I wish I could copy that last statement a million times to drill it into people’s heads. It shouldn’t even need to be said, it should be known. Common freaking sense.
What Stacey Jay did was not what a smart businesswoman would do. It gave me secondhand embarrassment to see how she handled that situation as well.
The (Deflective) Apology
I think this was probably the source of my anger most about this case, because Stacey Jay not only didn’t really give an apt apology on the matter, she pretty much footed the blame on people who didn’t deserve it: HER OWN COMMUNITY.
Ye Gods, it went from bad to worse when I saw that. Because honestly, I can take Jay saying she made a mistake. I’m a forgiving person, if someone says “I made a mistake, I’m sorry. I didn’t know this.” Fine. No other discussion needed.
Stacey Jay’s post started off like that, but quickly devolved from there. I understand that Jay felt cornered in the situation, I understand she was writing from emotional distress (and that was clear to me from the tone of the post.)
But when you offer an apology, there are no “ands, ifs, or buts”. You take responsibility and leave it at that.
You certainly don’t offer an apology and then explain the “vitrol” of the community you’re apologizing to. *facepalms*
The YA community – including bloggers, readers, critical reviewers, etc. – gets ragged on enough, and you want pile that on? You want to further pervert the definition of bullying when people were critical of the way you worded your reasoning for funding, which was admittedly in ill presentation? I’m sorry, but I don’t understand how this conversation went from mismarketing to blaming “readers/reviewers/bloggers” and community members who were only asking tough questions about your MARKETING strategy as an AUTHOR, of which is just because you are a BUSINESSPERSON. Which YOU proceeded to make personal. Geez.
My head and heart hurts over all this misconception.
And authors (even prominent respected ones) who saw Jay’s post ran with that agenda, thinking that people were arguing that authors should “work for free” or some other B.S.
THAT NEVER HAPPENED. And there was never really any precursory discussions (that I saw, if someone did, please tell me, I’d like to read that) about book pirating and relating it to Stacey Jay’s case, except for the moment when Jay BROUGHT IT UP ON HER OWN ACCORD. Which had nothing to do with what she did or the controversy surrounding it.
So yeah, here we are. I’m done, I’ve said my piece. I’m furious that this is taken so out of context that so many people made it as a platform for their own agendas or issues when really, this was more of a matter of business ethics from a marketing standpoint, rather than anything to do with the YA community or reading.
So let me be clear on a summary of details just so that I can give advice on what we need to do from here on out:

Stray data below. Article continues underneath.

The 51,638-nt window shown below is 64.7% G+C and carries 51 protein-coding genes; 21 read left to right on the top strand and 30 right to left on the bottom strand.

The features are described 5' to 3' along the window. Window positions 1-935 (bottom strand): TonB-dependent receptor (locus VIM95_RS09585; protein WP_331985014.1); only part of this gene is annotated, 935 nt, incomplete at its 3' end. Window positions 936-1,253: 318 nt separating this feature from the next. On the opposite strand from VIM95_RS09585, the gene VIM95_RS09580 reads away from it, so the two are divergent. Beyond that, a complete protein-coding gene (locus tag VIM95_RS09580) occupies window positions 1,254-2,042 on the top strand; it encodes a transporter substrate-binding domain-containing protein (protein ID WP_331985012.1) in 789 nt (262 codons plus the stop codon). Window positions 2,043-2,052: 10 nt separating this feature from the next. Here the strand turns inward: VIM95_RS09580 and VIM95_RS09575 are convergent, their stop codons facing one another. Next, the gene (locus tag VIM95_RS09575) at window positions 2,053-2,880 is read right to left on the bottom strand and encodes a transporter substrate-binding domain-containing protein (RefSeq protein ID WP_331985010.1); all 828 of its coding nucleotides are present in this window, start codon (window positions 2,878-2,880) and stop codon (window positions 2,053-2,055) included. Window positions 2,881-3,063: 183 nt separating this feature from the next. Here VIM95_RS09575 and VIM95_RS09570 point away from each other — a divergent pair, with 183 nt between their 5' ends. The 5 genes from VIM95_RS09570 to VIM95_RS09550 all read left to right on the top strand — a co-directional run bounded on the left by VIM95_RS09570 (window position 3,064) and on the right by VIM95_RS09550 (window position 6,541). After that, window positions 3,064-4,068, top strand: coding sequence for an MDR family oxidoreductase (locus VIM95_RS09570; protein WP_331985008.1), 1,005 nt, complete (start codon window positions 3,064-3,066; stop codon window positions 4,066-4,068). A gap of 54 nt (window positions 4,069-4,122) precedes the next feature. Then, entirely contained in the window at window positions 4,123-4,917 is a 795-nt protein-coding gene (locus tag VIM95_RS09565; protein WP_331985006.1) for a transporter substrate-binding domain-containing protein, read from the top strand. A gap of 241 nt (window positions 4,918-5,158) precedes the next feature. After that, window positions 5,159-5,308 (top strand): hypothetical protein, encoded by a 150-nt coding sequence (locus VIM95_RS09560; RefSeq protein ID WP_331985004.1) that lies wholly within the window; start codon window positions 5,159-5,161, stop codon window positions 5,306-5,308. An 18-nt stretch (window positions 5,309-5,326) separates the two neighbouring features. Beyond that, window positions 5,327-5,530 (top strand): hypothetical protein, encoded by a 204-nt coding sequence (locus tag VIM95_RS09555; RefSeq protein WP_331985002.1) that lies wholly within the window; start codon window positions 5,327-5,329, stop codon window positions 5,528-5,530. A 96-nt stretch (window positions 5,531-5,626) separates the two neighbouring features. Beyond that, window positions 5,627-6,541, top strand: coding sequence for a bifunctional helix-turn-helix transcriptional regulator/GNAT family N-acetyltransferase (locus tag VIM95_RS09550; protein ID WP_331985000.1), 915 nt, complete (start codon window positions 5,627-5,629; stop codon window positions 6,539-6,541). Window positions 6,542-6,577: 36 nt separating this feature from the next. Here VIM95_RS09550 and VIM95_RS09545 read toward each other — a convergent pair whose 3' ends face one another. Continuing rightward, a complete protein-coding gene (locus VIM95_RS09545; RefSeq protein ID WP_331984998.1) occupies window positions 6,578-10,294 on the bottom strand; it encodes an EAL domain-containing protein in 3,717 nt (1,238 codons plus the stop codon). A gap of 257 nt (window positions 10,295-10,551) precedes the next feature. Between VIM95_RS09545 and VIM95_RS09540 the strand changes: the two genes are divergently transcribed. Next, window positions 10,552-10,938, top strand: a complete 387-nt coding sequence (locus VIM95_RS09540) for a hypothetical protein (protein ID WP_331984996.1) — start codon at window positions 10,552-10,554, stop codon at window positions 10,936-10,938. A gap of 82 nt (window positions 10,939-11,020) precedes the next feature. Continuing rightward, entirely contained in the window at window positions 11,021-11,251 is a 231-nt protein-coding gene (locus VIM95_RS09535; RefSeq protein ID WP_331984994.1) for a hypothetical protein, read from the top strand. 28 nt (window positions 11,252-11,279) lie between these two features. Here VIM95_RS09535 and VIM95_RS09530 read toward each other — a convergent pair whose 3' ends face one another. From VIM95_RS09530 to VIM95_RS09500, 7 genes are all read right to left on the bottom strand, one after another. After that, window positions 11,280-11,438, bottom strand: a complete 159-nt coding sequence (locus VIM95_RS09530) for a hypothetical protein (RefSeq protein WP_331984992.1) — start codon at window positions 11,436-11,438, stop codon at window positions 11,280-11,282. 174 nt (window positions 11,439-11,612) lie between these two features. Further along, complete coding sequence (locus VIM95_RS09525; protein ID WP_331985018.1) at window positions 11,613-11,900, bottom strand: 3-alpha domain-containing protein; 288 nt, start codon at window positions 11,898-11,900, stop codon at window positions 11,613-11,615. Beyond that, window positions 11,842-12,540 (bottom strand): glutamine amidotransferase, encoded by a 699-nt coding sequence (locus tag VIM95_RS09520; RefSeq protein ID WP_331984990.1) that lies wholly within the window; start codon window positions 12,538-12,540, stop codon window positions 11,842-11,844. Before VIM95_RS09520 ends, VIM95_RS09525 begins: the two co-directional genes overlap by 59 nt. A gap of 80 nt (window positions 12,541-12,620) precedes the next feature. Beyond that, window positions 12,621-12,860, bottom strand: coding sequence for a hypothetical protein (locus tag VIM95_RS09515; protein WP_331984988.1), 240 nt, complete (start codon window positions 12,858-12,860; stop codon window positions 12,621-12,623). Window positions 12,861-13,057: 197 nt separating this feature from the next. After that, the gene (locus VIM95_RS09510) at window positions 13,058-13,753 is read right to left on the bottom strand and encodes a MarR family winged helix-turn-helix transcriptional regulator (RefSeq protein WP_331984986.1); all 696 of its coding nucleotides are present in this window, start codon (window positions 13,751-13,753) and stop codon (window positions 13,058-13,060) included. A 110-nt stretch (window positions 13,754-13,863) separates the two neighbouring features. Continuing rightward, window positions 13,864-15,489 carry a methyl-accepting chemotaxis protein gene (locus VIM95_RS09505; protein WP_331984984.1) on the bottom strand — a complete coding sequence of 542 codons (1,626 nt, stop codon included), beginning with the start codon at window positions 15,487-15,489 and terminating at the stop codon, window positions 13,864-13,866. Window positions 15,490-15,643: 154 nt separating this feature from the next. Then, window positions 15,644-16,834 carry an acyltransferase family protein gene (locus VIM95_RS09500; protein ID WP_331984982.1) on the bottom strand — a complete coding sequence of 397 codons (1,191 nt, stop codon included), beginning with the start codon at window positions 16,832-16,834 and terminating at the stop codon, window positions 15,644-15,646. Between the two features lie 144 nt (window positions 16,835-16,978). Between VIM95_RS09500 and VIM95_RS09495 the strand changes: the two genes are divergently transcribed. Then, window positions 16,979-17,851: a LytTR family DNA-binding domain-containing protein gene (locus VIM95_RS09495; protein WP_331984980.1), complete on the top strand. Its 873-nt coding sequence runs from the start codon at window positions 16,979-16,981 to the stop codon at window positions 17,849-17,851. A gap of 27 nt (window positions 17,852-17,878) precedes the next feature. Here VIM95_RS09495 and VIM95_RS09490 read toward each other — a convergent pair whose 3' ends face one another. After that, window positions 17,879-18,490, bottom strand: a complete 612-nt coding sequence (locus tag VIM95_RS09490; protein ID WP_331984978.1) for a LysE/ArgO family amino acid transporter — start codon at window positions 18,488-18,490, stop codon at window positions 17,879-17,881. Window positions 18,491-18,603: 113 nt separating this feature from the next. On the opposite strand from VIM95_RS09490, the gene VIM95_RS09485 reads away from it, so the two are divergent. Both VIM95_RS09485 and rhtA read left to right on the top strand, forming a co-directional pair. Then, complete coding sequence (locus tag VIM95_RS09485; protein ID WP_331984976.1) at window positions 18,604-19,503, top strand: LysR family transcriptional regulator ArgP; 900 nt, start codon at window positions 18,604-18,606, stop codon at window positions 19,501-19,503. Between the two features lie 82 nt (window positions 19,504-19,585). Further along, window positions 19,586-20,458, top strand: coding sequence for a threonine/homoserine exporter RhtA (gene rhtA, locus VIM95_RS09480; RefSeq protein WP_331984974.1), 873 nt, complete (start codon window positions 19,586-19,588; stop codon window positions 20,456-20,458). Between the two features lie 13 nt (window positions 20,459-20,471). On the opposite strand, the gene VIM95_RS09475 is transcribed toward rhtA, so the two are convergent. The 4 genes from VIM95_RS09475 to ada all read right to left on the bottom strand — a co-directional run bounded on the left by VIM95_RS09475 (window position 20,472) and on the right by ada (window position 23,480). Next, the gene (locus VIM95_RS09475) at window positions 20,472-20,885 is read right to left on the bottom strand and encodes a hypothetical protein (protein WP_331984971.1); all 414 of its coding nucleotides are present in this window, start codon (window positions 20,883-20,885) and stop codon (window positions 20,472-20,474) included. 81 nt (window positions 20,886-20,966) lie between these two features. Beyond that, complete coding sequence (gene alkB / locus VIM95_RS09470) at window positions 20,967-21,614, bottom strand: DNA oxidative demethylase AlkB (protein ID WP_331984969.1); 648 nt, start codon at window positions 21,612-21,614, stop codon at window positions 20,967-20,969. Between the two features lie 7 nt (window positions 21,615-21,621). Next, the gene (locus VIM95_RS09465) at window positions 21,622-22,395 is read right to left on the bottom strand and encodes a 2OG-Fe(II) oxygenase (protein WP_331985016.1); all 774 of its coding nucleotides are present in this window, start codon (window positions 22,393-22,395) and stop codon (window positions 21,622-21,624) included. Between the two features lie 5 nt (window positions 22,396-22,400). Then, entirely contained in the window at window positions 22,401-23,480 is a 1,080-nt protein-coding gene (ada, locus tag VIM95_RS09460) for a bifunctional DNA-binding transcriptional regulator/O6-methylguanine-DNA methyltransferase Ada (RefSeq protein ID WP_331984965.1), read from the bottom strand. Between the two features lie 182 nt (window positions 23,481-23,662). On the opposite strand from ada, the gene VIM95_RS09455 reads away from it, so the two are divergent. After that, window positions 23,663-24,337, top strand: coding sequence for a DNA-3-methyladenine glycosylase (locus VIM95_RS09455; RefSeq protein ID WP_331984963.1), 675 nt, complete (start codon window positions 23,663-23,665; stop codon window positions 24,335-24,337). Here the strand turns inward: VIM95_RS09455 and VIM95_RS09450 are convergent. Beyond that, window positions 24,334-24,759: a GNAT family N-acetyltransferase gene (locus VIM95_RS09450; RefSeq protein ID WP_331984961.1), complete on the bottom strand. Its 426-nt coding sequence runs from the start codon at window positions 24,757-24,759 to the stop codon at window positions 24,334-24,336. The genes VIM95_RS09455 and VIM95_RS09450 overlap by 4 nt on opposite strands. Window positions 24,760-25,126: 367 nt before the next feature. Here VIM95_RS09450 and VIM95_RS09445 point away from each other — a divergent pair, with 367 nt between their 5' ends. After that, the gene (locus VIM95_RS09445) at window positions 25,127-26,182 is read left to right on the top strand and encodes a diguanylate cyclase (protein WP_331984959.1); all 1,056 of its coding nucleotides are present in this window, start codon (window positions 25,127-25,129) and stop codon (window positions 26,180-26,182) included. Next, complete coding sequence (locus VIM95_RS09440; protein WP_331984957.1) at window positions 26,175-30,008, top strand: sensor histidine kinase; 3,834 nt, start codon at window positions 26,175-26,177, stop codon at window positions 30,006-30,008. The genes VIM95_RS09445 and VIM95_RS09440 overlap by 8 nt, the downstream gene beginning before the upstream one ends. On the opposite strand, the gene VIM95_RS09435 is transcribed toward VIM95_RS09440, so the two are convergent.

1. We need to be able to discuss the ethics of business practices in the writing community openly, honestly and consistently, because writers/authors (of all walks) need to know this. They need to hear from their audience (readers, bloggers, contributors) how this fits in the greater piece of the puzzle, because the latter’s a part of having a say in this as well, because they’re a part of the paying audience. And the consumer is a key part of the success of ANY business, self-managed or beyond.
2. We need to stop perverting the definition of bullying. This is inexcusable. STOP IT. This was not an incident of bullying, this was people asking tough questions about a business model that failed before it even got off the ground. Jay’s personal affronts to the argument didn’t help matters much – because it’s hard to respect someone who would use a bargaining guilt trip (i.e. “I will stop writing YA (or insert any other ultimatum) if I don’t get what I want.”) in any argument. I sincerely hope that Jay wasn’t called names or belittled by her person at any point in time, but I hardly ever saw anyone (publicly) do that to her. (Privately, I can’t say, and I’d feel for her if she was getting that.)
3. I hope that Jay comes back to the community. She’s a good writer, but I think she needs to gain more confidence in what she’s doing. She’s got it, she’s just got to find other ways to make this work for her. But expecting that to come from other people automatically is not the way to do it. Not at all. That’s only limited. If you put your success at the behest of others, that will only get you so far. Your success is determined by WHAT YOU DO and HOW YOU WORK FOR IT. Asking for help may be necessary in some measures, but it shouldn’t be the “go-to” source.
I hope she finds happiness and a better path in her future pursuits.
Edit: Holy crap. So more about this matter has come to light and I think it’s just better to link to Jay’s latest post on this.
I didn’t know people were doing this to her. This is messed up. Granted, I had contentions with the KS and I expressed concern at what seemed to be a really blunt reaction to questionings, but it does seem like Jay was getting threatening emails and things that tried to silence her in all this.
I don’t know how things reached this point. It makes me want to curl into a ball and cry.